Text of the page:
Posts Tagged ‘Obama’
Instead of Beer, Transparency and Negotiation over Health Care Reform are the Focus of Obama’s Latest Summit
Today, President Obama and Congressional delegates from both sides of the aisle gathered in Washington to discuss the revival of health care reform during a televised health care summit. Without the beer Obama had provided during a previous summit, leaders sparred from time to time over the daunting task before them in reshaping the nation’s health care system. The summit began with an irritated Obama scolding U.S. Rep. Eric Cantor (R-Virginia) for bringing a copy of the 2,400-page bill with him, calling it a “political stunt that gets in the way of lawmakers having a serious discussion.” To his credit, Rep. Cantor had likely read the bill, highlighting certain sections he wished to discuss during the summit.
In any case, lawmakers in attendance exchanged stories, facts, and blame as they strategized over how to insure 47 million Americans without burdening future generations with trillions of dollars of debt, not to mention millions more Americans who are satisfied with their health care coverage. What seemed to be lost on most of the attendees (I won’t mention any names) is that in a nation of more than 300 million people, just 15 percent of the population is uninsured. Why not focus on a plan to get just this segment of the population insured as opposed to overhauling an entire system that encompasses nearly 20 percent of our nation’s GDP? Why not focus on a way to help small businesses insure more, if not all, of their employees (through incentives such as tax breaks and payroll tax holidays that will free up more revenue to spend on better benefits)? Better yet, why not hand health care reform over to the states in order to focus on other concerns such as the economy and foreign policy, particularly Iraq, Afghanistan, and Iran?
Among the best proposals I’ve seen in confronting the obstacles embedded within health care reform is that which was made by Stuart Butler of the Heritage Foundation. He makes the case for state control over health care reform as opposed to federal control, particularly for the benefit of cost savings. It makes sense for the simple fact that what may work for Vermont (the healthiest state in the country for 2009 according to a United Health Foundation study) may not work for Mississippi (ranked as the unhealthiest state in the country in the same study). Giving states control over health care reform would enable them to better address the ailments most prevalent within each of their health care systems (chronic illnesses, insurance mazes, low reimbursement rates, etc.) as opposed to, say, forcing Vermont taxpayers to fund insurance coverage for Mississippians.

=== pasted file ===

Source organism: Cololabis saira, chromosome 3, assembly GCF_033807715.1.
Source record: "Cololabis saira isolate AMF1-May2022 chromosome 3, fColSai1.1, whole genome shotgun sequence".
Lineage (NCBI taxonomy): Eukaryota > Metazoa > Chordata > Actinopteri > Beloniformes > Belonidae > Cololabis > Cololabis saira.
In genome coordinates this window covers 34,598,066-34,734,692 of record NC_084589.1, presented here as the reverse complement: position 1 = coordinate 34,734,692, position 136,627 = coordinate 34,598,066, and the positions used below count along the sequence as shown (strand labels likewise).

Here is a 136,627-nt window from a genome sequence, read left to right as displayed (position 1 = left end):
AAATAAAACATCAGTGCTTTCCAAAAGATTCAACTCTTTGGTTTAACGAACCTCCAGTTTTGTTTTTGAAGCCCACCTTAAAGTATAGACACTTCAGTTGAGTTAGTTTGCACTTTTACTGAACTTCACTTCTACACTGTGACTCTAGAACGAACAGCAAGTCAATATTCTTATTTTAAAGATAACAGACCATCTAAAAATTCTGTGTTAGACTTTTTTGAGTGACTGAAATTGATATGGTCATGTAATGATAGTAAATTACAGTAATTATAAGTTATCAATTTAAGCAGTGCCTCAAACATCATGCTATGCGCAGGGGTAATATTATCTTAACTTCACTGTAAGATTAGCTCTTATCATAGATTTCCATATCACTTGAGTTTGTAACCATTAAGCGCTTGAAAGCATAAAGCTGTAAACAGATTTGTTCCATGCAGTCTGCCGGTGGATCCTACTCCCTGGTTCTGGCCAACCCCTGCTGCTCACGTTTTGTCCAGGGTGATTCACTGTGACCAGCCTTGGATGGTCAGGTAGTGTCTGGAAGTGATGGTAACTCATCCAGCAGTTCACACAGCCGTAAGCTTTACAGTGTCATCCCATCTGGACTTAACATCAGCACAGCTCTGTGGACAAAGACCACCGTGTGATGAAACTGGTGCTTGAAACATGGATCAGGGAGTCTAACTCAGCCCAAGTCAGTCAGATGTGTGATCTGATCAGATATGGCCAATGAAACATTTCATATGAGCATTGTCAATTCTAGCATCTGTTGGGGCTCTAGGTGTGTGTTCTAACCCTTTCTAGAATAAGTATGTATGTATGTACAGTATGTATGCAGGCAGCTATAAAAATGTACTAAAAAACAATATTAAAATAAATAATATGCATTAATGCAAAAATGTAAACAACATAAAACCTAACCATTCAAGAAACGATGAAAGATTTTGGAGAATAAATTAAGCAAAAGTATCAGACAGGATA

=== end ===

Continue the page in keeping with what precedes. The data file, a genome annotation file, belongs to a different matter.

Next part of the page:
After a brief hiatus following the release of her best-selling book, Going Rogue, late last fall, Sarah Palin has reemerged into the spotlight, refueling speculation that she may run for president in 2012. “I would be willing to if I believe that it’s right for the country,” she told Judd Berger of FoxNews.com during an interview at the National Tea Party Convention in Nashville this weekend.
Mr. Berger then guided the interview toward the issue of experience when running for President of the United States in which he asked Palin if she believed that she is more qualified than Barack Obama to be President. She then explained that during the 2008 election cycle, she and running-mate John McCain had more combined experience “managing huge multi-billion dollar budgets and thousands of employees” than Obama. Whereas, Obama “had 150 days in the U.S. Senate where he was able to vote quite often ‘present,’ not have to make decisions, being one of many, not having to manage.”
Palin’s assessment of Obama’s experience prior to his ascent to the presidency is certainly shared by The Economist. This week, the British publication took a critical look at the President’s 2011 federal budget proposal, which adds another $147 billion to the projected $1.27 trillion deficit for next year. “The president’s challenge in the 2011 budget was clear—begin the push towards medium-term deficit stabilisation, with an eye towards a long-term budget fix. Here he has come up woefully short.” The article also takes aim at the “unexpectedly bad performance” by Obama’s administration in getting the nation’s economy back on track through the $787 billion economic stimulus package that went into effect early in 2009. At the time, the Administration had predicted the stimulus would prevent the national unemployment rate from exceeding eight percent and would “save or create” 3.5 million jobs. Instead, the unemployment rate hit 10 percent by the end of 2009 and the number-crunching behind the job creation data has yet to be proven fully accurate. Meanwhile, the U.S. Labor Department estimates that more than 15 million American workers remain unemployed.